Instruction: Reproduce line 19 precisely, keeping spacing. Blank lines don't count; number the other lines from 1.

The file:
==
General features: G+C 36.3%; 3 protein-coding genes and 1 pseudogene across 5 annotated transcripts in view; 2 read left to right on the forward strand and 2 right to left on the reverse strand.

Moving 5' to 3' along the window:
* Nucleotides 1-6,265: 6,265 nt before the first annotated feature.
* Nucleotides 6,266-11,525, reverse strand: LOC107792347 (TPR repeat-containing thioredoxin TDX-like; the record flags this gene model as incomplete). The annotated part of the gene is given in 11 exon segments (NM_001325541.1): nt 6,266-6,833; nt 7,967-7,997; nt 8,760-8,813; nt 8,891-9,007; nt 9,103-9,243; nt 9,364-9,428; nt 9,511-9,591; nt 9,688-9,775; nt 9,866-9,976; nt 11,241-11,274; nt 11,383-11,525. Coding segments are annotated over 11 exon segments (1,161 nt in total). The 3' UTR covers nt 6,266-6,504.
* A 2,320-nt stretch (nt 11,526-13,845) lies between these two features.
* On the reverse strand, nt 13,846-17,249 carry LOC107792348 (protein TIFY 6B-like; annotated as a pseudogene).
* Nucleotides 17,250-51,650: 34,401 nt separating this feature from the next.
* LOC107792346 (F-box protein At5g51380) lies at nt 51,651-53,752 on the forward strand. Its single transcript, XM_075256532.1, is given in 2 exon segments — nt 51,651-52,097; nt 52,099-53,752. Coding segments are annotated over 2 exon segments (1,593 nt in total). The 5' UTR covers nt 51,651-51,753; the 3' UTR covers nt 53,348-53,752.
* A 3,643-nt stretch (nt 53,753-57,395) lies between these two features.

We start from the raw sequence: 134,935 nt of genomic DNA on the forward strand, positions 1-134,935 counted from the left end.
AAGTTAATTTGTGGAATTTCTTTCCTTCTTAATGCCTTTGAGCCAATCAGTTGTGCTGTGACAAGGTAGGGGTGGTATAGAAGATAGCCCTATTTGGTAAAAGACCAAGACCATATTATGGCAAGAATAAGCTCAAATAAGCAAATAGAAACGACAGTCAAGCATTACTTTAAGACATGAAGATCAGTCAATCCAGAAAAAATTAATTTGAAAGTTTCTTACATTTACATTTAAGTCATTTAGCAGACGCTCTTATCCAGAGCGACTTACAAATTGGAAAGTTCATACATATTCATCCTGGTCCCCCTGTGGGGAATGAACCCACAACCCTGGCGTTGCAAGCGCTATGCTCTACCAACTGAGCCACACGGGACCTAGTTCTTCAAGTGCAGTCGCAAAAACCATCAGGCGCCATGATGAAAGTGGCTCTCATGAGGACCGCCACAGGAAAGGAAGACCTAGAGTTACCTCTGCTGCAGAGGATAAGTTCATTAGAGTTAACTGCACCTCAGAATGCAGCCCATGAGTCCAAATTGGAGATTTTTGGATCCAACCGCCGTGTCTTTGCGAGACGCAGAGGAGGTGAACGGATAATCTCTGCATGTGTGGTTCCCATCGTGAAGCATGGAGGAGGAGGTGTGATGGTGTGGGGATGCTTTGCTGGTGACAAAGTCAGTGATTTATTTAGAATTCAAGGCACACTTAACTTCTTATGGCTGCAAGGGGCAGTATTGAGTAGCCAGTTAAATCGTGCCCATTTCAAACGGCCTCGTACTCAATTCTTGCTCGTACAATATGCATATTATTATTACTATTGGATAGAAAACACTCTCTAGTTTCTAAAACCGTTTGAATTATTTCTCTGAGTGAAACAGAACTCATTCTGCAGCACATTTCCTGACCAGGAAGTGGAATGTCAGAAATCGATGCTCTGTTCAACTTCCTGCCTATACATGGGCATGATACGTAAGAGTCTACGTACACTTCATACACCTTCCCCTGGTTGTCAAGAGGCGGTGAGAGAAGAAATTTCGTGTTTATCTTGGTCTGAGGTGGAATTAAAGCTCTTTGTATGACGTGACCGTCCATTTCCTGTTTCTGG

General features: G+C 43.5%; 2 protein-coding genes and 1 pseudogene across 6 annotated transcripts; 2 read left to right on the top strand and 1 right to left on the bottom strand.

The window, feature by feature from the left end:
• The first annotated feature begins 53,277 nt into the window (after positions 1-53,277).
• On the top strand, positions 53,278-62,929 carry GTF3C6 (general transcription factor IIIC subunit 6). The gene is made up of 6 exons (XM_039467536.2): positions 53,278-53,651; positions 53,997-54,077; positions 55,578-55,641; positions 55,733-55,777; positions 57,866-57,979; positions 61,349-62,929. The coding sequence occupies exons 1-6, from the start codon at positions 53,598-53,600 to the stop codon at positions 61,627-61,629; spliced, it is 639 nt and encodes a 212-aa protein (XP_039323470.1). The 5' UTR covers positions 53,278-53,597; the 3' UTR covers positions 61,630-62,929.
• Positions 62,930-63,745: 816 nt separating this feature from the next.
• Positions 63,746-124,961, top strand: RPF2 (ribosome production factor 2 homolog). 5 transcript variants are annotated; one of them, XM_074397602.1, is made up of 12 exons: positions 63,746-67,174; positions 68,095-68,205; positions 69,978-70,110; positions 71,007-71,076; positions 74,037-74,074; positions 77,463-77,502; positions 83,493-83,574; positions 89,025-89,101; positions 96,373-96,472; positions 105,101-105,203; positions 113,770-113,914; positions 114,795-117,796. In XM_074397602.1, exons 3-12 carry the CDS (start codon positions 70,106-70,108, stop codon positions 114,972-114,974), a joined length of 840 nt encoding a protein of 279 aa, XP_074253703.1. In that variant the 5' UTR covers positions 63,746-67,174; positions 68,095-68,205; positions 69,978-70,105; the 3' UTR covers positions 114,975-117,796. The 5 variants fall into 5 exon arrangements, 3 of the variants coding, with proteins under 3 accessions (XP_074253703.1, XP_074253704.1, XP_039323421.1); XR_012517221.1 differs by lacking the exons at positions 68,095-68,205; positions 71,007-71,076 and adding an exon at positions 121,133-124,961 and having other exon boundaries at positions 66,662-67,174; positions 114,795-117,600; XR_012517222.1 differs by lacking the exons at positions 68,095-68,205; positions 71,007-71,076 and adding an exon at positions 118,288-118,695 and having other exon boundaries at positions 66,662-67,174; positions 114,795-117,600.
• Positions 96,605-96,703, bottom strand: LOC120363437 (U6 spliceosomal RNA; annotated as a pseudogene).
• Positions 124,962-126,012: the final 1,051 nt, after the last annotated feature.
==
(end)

• Positions 124,962-126,012: the final 1,051 nt, after the last annotated feature.